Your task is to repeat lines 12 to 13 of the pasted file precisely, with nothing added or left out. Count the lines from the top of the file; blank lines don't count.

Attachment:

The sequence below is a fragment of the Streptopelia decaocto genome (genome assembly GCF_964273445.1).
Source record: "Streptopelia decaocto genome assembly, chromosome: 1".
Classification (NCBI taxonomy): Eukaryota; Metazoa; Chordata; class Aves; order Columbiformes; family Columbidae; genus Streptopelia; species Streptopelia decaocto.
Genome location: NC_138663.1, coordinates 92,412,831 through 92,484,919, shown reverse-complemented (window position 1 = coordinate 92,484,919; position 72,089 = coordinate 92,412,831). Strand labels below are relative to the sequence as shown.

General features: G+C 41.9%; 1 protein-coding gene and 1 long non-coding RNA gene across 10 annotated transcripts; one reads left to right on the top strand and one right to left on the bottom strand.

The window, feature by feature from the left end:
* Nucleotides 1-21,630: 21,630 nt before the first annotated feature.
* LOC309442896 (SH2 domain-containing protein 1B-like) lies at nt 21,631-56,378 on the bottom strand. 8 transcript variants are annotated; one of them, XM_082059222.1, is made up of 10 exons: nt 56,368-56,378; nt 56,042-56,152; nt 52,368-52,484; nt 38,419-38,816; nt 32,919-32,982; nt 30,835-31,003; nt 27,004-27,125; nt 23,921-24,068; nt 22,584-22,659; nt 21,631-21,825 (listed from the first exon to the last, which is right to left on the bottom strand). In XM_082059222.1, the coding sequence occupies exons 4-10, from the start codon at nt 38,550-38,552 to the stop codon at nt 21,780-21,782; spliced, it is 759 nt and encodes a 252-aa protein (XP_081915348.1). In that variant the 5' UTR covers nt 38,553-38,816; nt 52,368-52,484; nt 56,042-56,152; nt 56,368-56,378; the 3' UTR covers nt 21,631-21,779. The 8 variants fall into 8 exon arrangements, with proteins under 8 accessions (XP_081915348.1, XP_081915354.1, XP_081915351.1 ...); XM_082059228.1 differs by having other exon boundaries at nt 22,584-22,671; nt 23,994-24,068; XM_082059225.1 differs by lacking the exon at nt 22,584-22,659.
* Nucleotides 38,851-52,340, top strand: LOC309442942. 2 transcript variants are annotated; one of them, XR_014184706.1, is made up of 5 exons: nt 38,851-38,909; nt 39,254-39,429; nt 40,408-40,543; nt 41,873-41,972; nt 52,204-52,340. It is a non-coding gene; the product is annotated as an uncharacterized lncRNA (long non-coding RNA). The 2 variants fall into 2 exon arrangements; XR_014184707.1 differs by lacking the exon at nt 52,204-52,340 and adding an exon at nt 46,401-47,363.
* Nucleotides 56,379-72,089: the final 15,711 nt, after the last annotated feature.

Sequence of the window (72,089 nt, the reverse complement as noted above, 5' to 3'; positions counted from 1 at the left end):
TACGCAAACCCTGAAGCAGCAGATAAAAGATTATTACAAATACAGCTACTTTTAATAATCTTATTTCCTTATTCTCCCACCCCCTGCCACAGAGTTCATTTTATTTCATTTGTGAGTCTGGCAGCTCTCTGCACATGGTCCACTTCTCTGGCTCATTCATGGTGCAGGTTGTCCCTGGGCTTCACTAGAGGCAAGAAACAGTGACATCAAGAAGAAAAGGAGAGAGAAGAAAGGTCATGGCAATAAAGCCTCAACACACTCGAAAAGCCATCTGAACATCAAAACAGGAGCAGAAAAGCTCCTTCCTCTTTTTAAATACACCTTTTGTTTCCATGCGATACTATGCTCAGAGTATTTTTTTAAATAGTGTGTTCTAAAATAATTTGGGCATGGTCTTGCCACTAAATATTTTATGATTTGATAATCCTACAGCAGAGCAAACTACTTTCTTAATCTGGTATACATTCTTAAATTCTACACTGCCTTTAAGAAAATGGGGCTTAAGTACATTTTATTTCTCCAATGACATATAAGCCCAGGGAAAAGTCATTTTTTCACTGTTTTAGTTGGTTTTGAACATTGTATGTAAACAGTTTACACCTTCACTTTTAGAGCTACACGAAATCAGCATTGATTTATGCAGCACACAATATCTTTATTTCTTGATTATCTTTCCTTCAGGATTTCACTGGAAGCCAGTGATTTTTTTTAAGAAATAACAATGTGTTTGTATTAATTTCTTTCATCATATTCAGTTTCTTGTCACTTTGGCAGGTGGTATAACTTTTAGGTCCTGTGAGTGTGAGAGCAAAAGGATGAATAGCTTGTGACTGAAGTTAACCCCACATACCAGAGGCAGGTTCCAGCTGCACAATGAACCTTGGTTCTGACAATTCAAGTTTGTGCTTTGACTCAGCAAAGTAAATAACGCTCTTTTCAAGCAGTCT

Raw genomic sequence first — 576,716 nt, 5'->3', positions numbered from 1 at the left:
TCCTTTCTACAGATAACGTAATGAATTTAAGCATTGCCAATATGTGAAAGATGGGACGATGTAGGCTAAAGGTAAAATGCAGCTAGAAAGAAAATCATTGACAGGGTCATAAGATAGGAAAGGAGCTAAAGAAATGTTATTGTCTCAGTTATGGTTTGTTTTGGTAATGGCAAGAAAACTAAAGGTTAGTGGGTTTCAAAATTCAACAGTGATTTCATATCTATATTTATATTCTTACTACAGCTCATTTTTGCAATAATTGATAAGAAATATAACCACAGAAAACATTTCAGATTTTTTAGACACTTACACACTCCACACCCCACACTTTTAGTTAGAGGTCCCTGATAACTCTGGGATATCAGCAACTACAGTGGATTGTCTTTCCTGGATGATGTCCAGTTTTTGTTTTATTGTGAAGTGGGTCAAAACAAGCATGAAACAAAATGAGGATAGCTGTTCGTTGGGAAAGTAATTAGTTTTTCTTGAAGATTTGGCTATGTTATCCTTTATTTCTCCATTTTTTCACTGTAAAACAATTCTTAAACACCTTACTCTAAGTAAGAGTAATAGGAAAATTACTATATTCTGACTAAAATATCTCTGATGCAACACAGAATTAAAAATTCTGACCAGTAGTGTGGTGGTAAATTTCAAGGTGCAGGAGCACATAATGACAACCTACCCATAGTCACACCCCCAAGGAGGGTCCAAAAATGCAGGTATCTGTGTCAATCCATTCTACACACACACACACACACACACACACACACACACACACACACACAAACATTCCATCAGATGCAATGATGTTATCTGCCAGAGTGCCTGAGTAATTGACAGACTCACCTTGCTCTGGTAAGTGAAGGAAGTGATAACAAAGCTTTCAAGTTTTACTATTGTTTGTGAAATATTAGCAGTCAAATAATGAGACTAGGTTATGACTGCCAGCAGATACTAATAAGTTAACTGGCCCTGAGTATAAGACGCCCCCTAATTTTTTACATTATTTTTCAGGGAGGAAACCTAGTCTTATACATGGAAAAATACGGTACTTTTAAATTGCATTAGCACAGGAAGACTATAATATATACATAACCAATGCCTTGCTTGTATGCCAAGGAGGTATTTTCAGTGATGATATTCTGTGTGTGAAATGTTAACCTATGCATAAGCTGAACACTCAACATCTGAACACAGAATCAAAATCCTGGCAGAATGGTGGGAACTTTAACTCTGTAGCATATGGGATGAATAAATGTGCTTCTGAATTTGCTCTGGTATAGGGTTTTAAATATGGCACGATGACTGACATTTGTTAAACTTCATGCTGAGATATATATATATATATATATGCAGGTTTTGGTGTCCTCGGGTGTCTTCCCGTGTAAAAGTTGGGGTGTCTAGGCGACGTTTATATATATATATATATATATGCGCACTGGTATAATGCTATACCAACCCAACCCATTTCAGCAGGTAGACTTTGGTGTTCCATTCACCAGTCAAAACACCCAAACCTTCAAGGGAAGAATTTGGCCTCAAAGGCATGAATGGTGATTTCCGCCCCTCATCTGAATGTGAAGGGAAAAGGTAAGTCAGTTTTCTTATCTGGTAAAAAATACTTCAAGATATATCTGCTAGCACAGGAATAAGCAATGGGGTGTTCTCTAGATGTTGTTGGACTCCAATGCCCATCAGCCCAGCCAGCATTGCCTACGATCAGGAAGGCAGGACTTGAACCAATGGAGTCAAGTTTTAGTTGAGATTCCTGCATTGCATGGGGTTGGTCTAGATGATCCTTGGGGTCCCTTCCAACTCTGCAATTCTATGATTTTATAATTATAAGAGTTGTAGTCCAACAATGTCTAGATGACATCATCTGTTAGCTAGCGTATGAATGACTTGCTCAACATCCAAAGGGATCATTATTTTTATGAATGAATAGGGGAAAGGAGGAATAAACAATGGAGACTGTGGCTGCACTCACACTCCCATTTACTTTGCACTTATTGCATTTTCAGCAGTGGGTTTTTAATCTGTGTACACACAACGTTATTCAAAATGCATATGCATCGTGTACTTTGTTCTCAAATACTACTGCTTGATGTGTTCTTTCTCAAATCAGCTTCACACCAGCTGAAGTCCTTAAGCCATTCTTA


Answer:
TACGCAAACCCTGAAGCAGCAGATAAAAGATTATTACAAATACAGCTACTTTTAATAATCTTATTTCCTTATTCTCCCACCCCCTGCCACAGAGTTCATTTTATTTCATTTGTGAGTCTGGCAGCTCTCTGCACATGGTCCACTTCTCTGGCTCATTCATGGTGCAGGTTGTCCCTGGGCTTCACTAGAGGCAAGAAACAGTGACATCAAGAAGAAAAGGAGAGAGAAGAAAGGTCATGGCAATAAAGCCTCAACACACTCGAAAAGCCATCTGAACATCAAAACAGGAGCAGAAAAGCTCCTTCCTCTTTTTAAATACACCTTTTGTTTCCATGCGATACTATGCTCAGAGTATTTTTTTAAATAGTGTGTTCTAAAATAATTTGGGCATGGTCTTGCCACTAAATATTTTATGATTTGATAATCCTACAGCAGAGCAAACTACTTTCTTAATCTGGTATACATTCTTAAATTCTACACTGCCTTTAAGAAAATGGGGCTTAAGTACATTTTATTTCTCCAATGACATATAAGCCCAGGGAAAAGTCATTTTTTCACTGTTTTAGTTGGTTTTGAACATTGTATGTAAACAGTTTACACCTTCACTTTTAGAGCTACACGAAATCAGCATTGATTTATGCAGCACACAATATCTTTATTTCTTGATTATCTTTCCTTCAGGATTTCACTGGAAGCCAGTGATTTTTTTTAAGAAATAACAATGTGTTTGTATTAATTTCTTTCATCATATTCAGTTTCTTGTCACTTTGGCAGGTGGTATAACTTTTAGGTCCTGTGAGTGTGAGAGCAAAAGGATGAATAGCTTGTGACTGAAGTTAACCCCACATACCAGAGGCAGGTTCCAGCTGCACAATGAACCTTGGTTCTGACAATTCAAGTTTGTGCTTTGACTCAGCAAAGTAAATAACGCTCTTTTCAAGCAGTCT

Raw genomic sequence first — 576,716 nt, 5'->3', positions numbered from 1 at the left: